Register for Dark Reading Newsletters
White Papers
Cartoon
Current Issue
Flash Poll
Video
Slideshows
Twitter Feed
Dark Reading - Bug Report
Bug Report
Enterprise Vulnerabilities
From DHS/US-CERT's National Vulnerability Database
CVE-2014-9710
Published: 2015-05-27
The Btrfs implementation in the Linux kernel before 3.19 does not ensure that the visible xattr state is consistent with a requested replacement, which allows local users to bypass intended ACL settings and gain privileges via standard filesystem operations (1) during an xattr-replacement time windo...

CVE-2014-9715
Published: 2015-05-27
include/net/netfilter/nf_conntrack_extend.h in the netfilter subsystem in the Linux kernel before 3.14.5 uses an insufficiently large data type for certain extension data, which allows local users to cause a denial of service (NULL pointer dereference and OOPS) via outbound network traffic that trig...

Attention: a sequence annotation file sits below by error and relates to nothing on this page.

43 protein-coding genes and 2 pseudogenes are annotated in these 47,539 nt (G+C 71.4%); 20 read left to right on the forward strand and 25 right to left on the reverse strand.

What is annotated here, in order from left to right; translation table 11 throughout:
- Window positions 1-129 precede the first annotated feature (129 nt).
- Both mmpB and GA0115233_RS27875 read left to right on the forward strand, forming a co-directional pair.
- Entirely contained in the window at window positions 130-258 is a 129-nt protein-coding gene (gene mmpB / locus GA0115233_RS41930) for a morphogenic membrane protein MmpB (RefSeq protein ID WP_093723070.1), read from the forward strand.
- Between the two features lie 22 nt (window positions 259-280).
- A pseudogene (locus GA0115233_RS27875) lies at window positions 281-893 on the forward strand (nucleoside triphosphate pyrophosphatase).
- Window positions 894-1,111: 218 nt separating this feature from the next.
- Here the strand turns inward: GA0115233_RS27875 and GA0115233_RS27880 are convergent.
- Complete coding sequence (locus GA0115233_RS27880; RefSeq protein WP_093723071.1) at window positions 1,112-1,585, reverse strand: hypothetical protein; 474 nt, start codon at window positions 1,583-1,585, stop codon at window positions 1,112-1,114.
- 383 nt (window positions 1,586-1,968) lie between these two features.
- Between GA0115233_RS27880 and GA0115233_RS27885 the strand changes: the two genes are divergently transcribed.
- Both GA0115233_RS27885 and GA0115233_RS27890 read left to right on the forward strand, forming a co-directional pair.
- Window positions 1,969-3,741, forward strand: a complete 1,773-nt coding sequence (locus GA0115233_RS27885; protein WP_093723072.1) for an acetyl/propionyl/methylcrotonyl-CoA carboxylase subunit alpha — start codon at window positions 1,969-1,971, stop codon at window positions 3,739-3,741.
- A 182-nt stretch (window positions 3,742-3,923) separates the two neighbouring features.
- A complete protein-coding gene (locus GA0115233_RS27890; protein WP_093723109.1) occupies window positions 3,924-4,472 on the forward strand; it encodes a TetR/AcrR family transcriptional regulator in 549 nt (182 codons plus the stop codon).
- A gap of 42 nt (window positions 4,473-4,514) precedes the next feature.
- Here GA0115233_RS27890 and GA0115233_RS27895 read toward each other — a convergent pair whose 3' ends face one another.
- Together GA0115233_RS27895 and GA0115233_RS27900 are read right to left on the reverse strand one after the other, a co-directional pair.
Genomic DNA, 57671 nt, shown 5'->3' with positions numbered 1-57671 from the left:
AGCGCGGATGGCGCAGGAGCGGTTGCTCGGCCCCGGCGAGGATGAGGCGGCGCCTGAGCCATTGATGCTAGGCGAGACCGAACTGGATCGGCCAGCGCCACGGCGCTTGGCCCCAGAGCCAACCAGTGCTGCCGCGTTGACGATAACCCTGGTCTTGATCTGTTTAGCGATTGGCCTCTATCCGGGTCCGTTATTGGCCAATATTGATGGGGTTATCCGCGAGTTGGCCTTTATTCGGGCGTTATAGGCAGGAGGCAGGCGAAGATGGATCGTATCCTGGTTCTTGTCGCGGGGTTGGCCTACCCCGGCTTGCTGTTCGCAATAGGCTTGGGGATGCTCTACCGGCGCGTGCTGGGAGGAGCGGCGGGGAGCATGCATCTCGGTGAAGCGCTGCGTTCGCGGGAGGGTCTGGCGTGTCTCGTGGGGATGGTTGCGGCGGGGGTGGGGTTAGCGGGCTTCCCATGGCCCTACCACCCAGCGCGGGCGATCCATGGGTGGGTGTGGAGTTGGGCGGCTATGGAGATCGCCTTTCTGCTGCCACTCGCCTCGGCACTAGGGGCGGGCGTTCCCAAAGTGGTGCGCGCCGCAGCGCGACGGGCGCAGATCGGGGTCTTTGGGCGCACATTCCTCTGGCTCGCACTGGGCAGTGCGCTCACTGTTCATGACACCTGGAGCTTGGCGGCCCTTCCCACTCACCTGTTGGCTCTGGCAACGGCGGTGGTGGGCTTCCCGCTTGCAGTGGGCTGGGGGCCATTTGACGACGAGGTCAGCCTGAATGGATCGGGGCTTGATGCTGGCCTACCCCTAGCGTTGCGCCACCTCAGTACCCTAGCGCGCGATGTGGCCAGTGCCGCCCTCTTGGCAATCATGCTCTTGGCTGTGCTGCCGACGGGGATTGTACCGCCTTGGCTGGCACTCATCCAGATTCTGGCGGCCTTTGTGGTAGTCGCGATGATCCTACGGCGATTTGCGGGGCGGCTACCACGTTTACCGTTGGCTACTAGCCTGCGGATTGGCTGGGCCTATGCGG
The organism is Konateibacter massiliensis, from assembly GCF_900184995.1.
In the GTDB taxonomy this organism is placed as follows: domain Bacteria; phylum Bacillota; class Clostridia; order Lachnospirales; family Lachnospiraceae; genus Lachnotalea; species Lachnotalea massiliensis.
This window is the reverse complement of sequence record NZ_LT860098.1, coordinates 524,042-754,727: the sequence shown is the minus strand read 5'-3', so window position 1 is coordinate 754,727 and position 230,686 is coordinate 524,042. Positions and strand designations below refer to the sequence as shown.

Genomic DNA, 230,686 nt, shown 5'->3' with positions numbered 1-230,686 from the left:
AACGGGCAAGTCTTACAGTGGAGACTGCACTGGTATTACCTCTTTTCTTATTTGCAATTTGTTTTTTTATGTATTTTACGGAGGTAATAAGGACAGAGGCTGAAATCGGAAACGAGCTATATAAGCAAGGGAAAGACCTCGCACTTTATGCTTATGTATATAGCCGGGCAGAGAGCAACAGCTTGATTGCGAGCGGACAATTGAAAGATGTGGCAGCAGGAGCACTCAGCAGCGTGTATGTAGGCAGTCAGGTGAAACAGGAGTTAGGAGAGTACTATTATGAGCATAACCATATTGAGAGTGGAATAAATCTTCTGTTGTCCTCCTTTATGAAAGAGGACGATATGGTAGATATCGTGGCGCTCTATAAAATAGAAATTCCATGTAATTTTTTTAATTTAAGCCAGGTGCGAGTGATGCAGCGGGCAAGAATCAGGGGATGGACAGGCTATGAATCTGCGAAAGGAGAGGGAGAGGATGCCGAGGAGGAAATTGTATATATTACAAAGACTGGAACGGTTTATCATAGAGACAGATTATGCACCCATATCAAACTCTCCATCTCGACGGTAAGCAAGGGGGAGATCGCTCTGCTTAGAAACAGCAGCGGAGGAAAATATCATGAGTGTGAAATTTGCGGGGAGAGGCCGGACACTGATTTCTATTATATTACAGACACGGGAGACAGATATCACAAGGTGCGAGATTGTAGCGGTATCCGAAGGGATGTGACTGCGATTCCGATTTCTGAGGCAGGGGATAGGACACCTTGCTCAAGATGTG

CVE-2015-2666
Published: 2015-05-27
Stack-based buffer overflow in the get_matching_model_microcode function in arch/x86/kernel/cpu/microcode/intel_early.c in the Linux kernel before 4.0 allows context-dependent attackers to gain privileges by constructing a crafted microcode header and leveraging root privileges for write access to t...

CVE-2015-2830
Published: 2015-05-27
arch/x86/kernel/entry_64.S in the Linux kernel before 3.19.2 does not prevent the TS_COMPAT flag from reaching a user-mode task, which might allow local users to bypass the seccomp or audit protection mechanism via a crafted application that uses the (1) fork or (2) close system call, as demonstrate...

CVE-2015-2922
Published: 2015-05-27
The ndisc_router_discovery function in net/ipv6/ndisc.c in the Neighbor Discovery (ND) protocol implementation in the IPv6 stack in the Linux kernel before 3.19.6 allows remote attackers to reconfigure a hop-limit setting via a small hop_limit value in a Router Advertisement (RA) message.

Dark Reading Radio
Archived Dark Reading Radio
Join security and risk expert John Pironti and Dark Reading Editor-in-Chief Tim Wilson for a live online discussion of the sea-changing shift in security strategy and the many ways it is affecting IT and business.